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Mother, dear Mother! the years have been long
" THE ROD THE LAST RESORT." Messrs. EDITORS : – Your correspondent,“ C. C. P.," thinks that the main difference between us on this subject, is in our understanding of the phrase," last resort. ” It may be so. Then the question arises, what does the expression mean? C. C. P. replies, “The last resort is the resort which one takes when nothing else will answer the purpose.” I see not why this definition may not apply to any other punishment, as well as.to flogging. “Nothing else will answer the purpose" in the healing art, but the remedy which the disease requires; if “ the presence of the mayor and police and the reading of the riot act," will quell the mob, then“ lead and steel” would not only be undesirable but improper; if the offence in school does not require the use of the rod, in such a case it should never be used. It follows, therefore, that any punishment that is suitable and necessary is as much the “last resort” as flogging. But your correspondent says it may be • the first and the last.” That is the very thing I am contending for — that the use of the rod in school, as often as otherwise, must come first, and I would always apply it so effectually that it would be the last.
To my mind, the phrase," last resort." conveys the idea that every thing else has been tried and has failed to ac. complish the object. In the healing art, the surgeon has resorted to dosing with drugs, to save a mortifying limb, and after all has failed and the disease has reached almost to the seat of life, he amputates the limb, as the “last re. sort." If so, he is an ignoramus and a quack. The mayor of Baltimore tries to persuade the crazy mob to allow peaceful soldiers to pass through her streets, and failing by such means, he orders a “ blaze of musketry." That was the “last resort," when it should have been the first, as it was the only remedy. The shedding of blood in such cases, is not “ the last resort." It is the first and only, suitable means to be employed. The school master has a desperate case of recklessness, or rebellion. He has been told that flogging is an evil which should seldom be employed-a" last resort.” Hence, he tries this remedy, and that, until he has exhausted all the punishments in his penal code, but has failed. Now, as a “last resort," he takes the rod, which has lost half its power and efficiency by the delay. It should have been the Blow first, and moral suasion afterwards. The teacher is presumed to understand his business, and if he does, he can discriminate between the different kinds of crime, and assign the appropriate punishment. And when he meets a case that requires the severe use of the rod, he will apply that punishment effectually, and at once, not as the “last resort.” That physician is a fool, who, when his patient needs calomel, gives him only a sugar pellet.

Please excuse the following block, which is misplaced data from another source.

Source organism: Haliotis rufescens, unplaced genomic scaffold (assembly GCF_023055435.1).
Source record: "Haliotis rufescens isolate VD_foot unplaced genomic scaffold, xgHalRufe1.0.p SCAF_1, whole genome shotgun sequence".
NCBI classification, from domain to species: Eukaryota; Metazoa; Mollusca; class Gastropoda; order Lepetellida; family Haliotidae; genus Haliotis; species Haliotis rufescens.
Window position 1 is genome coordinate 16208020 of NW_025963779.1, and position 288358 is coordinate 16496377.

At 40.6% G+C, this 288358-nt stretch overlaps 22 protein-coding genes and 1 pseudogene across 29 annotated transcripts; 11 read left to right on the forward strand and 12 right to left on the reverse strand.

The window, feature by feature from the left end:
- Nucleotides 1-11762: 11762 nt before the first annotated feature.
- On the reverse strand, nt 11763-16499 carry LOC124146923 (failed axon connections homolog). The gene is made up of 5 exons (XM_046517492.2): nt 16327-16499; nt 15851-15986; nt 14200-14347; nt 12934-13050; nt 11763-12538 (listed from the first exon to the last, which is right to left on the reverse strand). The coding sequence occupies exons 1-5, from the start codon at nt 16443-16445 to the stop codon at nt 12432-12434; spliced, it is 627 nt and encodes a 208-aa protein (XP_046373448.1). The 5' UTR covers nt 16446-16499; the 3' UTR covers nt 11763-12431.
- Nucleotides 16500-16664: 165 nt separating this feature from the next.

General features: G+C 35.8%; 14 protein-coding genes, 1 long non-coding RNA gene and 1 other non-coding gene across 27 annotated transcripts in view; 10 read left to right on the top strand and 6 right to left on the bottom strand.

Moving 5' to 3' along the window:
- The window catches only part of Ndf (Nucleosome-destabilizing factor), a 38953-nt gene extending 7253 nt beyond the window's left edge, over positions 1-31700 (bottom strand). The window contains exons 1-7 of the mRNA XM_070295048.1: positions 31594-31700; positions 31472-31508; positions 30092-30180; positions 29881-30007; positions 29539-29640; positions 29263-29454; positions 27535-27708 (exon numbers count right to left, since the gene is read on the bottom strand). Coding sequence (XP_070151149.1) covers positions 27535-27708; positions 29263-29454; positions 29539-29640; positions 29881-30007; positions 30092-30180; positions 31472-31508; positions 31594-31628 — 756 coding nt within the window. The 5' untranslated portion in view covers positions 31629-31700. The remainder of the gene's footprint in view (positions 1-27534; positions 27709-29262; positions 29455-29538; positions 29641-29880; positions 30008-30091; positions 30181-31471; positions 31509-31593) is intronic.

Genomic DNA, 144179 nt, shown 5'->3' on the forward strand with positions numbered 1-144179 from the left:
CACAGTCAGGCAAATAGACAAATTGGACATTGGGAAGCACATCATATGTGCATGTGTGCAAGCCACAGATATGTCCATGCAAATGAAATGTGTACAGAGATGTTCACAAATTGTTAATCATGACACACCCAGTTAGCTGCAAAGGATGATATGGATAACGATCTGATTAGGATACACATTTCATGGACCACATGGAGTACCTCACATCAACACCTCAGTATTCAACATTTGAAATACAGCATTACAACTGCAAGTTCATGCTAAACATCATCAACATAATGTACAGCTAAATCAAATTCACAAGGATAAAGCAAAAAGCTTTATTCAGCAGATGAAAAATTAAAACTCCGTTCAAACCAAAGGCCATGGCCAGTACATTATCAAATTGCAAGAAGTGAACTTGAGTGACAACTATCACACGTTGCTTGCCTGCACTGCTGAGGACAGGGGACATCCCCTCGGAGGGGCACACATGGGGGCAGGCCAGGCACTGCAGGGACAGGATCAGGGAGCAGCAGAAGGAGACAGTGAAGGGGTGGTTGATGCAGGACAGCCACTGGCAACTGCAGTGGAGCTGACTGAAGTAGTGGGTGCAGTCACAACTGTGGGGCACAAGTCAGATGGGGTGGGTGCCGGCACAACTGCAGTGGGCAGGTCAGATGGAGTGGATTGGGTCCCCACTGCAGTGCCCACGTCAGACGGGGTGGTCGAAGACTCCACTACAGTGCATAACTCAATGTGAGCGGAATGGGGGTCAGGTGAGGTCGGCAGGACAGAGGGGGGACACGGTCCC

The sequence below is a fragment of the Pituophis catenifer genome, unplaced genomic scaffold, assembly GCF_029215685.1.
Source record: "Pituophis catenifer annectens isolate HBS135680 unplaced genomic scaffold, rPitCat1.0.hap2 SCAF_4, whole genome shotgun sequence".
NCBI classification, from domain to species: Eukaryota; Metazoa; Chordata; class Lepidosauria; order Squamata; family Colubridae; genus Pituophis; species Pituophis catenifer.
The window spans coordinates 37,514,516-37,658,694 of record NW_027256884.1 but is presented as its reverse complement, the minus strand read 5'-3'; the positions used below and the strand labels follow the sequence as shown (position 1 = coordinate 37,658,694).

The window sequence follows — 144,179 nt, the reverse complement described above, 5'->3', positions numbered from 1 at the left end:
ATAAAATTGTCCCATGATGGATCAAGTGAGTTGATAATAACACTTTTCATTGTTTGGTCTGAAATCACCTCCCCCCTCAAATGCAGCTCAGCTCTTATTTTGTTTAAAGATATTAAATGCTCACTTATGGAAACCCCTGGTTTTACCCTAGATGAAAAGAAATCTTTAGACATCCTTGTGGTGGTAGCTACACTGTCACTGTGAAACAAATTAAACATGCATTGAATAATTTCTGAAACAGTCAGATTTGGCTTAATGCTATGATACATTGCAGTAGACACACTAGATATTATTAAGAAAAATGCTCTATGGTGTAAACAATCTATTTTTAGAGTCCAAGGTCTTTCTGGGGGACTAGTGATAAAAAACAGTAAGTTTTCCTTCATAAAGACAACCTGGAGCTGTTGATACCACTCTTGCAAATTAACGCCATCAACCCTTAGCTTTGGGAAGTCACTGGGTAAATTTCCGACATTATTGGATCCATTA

But, C.C. P. says, “It does not follow because a thing is the last resort,' that it is not the appropriate thing, and the only thing, to meet the case.” If it is "the appropriate thing, and the only thing, to meet the case," why not employ it, whenever and wherever the case is met with ? It would then be the first resort—the sure remedy.
But “the last resort,” he says, “always implies some. thing unpleasant, something we would avoid if we could !" So does every punishment imply something unpleasant. An agreeable punishment, a pleasant chastisement! Such an expression would be a solecism. We would avoid, if we could, the crimes that make punishment in school necessary, but the appropriate punishments, whether 'mild or severe, are not evils. If the rod is to be seldom used, it is only because the cases requiring it, bui seldom occur. And I repeat it, as often as otherwise, the blow must come first ; I mean when the blow comes at all. And here is the position I wish to take on this subject; to maintain that the rod in school is legitimate, essential, and merciful, and that the master should use it freely, and faithfully, always, when necessary. And I believe such is "the habit of the best disciplinarians." To all, then, I would say, use the rod in every case which requires such treatment, and use it thoroughly. “Let it be like the sword of the magistrate," [to quell the mob and put down rebellion,] "and the knife of the surgeon,” [to amputate all mortifying limbs, and extirpate all cancerous tumors,] "and let it never be wielded in vain.”
THE LORD'S PRAYER IN ENGLISH.
The following versions of the Lord's Prayer, illustrate the change which our language has undergone since the middle of the 13th century.